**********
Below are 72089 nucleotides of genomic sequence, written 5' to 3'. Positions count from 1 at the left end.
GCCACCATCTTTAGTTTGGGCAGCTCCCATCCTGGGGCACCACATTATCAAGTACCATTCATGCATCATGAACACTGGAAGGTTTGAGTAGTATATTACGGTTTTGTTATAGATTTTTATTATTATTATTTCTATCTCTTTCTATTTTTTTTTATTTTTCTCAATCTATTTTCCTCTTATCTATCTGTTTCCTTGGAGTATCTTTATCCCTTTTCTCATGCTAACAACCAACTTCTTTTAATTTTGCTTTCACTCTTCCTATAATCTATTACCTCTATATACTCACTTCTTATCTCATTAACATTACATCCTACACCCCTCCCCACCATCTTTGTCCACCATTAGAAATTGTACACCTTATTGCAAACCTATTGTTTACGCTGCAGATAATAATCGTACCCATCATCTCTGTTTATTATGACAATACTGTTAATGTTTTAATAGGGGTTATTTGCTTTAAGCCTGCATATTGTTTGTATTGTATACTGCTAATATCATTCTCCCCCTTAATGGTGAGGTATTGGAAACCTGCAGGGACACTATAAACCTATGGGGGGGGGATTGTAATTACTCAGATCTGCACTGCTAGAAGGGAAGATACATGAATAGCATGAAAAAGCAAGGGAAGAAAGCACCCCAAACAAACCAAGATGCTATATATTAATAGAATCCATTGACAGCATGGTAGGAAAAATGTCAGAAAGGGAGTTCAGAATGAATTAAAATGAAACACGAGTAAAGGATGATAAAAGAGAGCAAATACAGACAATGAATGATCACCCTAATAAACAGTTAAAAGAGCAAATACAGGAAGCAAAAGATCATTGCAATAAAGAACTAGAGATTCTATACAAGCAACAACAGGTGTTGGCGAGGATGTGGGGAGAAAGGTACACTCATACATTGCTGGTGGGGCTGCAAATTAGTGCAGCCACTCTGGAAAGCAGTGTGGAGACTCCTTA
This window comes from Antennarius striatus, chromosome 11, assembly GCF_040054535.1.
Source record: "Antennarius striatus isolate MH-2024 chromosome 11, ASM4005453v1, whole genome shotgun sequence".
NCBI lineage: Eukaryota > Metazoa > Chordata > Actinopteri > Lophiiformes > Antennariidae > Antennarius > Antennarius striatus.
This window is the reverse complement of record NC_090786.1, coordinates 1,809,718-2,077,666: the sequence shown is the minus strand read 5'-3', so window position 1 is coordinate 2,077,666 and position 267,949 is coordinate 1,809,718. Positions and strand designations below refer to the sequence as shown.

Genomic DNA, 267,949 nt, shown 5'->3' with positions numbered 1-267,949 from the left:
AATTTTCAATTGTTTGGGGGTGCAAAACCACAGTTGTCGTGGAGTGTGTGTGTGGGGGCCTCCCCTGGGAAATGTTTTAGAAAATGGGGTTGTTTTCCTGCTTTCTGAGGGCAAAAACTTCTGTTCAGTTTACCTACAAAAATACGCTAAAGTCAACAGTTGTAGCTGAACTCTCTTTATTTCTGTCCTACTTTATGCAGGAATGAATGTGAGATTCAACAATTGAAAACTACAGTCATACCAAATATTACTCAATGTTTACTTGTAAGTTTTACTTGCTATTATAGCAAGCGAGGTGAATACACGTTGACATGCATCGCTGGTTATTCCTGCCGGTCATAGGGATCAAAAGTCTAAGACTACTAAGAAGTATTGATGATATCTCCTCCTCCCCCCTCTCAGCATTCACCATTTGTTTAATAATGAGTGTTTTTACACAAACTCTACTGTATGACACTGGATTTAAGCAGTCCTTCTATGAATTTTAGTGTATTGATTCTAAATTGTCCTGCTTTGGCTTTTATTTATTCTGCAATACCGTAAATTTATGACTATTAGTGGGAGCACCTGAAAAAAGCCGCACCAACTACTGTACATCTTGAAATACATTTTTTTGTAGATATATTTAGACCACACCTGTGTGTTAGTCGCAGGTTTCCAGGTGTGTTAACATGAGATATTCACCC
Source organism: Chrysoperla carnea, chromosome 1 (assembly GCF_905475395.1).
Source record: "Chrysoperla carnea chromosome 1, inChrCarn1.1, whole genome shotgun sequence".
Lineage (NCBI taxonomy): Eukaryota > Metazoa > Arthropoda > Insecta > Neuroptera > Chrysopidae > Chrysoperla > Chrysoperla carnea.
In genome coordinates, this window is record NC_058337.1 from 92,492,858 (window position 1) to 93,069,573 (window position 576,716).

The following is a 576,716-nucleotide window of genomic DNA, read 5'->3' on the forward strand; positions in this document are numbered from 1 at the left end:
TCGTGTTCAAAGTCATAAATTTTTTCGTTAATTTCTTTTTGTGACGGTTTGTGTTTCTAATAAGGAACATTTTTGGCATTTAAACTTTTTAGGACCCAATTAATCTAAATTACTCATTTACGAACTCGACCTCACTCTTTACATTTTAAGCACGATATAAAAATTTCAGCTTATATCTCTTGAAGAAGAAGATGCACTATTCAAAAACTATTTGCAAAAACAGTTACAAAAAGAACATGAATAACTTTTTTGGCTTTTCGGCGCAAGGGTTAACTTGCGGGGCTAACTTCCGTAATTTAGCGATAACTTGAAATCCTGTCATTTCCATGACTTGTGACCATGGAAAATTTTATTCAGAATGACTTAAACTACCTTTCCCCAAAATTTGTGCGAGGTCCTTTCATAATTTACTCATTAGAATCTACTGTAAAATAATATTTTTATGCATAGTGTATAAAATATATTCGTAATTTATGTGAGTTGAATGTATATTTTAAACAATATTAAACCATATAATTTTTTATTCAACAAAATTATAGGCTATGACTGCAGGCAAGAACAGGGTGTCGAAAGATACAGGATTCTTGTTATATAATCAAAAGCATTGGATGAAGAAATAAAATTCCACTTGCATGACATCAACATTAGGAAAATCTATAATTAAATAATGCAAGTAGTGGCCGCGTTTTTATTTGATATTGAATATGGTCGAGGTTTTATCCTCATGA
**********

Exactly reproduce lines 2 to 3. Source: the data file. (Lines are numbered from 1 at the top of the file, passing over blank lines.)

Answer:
GCCACCATCTTTAGTTTGGGCAGCTCCCATCCTGGGGCACCACATTATCAAGTACCATTCATGCATCATGAACACTGGAAGGTTTGAGTAGTATATTACGGTTTTGTTATAGATTTTTATTATTATTATTTCTATCTCTTTCTATTTTTTTTTATTTTTCTCAATCTATTTTCCTCTTATCTATCTGTTTCCTTGGAGTATCTTTATCCCTTTTCTCATGCTAACAACCAACTTCTTTTAATTTTGCTTTCACTCTTCCTATAATCTATTACCTCTATATACTCACTTCTTATCTCATTAACATTACATCCTACACCCCTCCCCACCATCTTTGTCCACCATTAGAAATTGTACACCTTATTGCAAACCTATTGTTTACGCTGCAGATAATAATCGTACCCATCATCTCTGTTTATTATGACAATACTGTTAATGTTTTAATAGGGGTTATTTGCTTTAAGCCTGCATATTGTTTGTATTGTATACTGCTAATATCATTCTCCCCCTTAATGGTGAGGTATTGGAAACCTGCAGGGACACTATAAACCTATGGGGGGGGGATTGTAATTACTCAGATCTGCACTGCTAGAAGGGAAGATACATGAATAGCATGAAAAAGCAAGGGAAGAAAGCACCCCAAACAAACCAAGATGCTATATATTAATAGAATCCATTGACAGCATGGTAGGAAAAATGTCAGAAAGGGAGTTCAGAATGAATTAAAATGAAACACGAGTAAAGGATGATAAAAGAGAGCAAATACAGACAATGAATGATCACCCTAATAAACAGTTAAAAGAGCAAATACAGGAAGCAAAAGATCATTGCAATAAAGAACTAGAGATTCTATACAAGCAACAACAGGTGTTGGCGAGGATGTGGGGAGAAAGGTACACTCATACATTGCTGGTGGGGCTGCAAATTAGTGCAGCCACTCTGGAAAGCAGTGTGGAGACTCCTTA
This window comes from Antennarius striatus, chromosome 11, assembly GCF_040054535.1.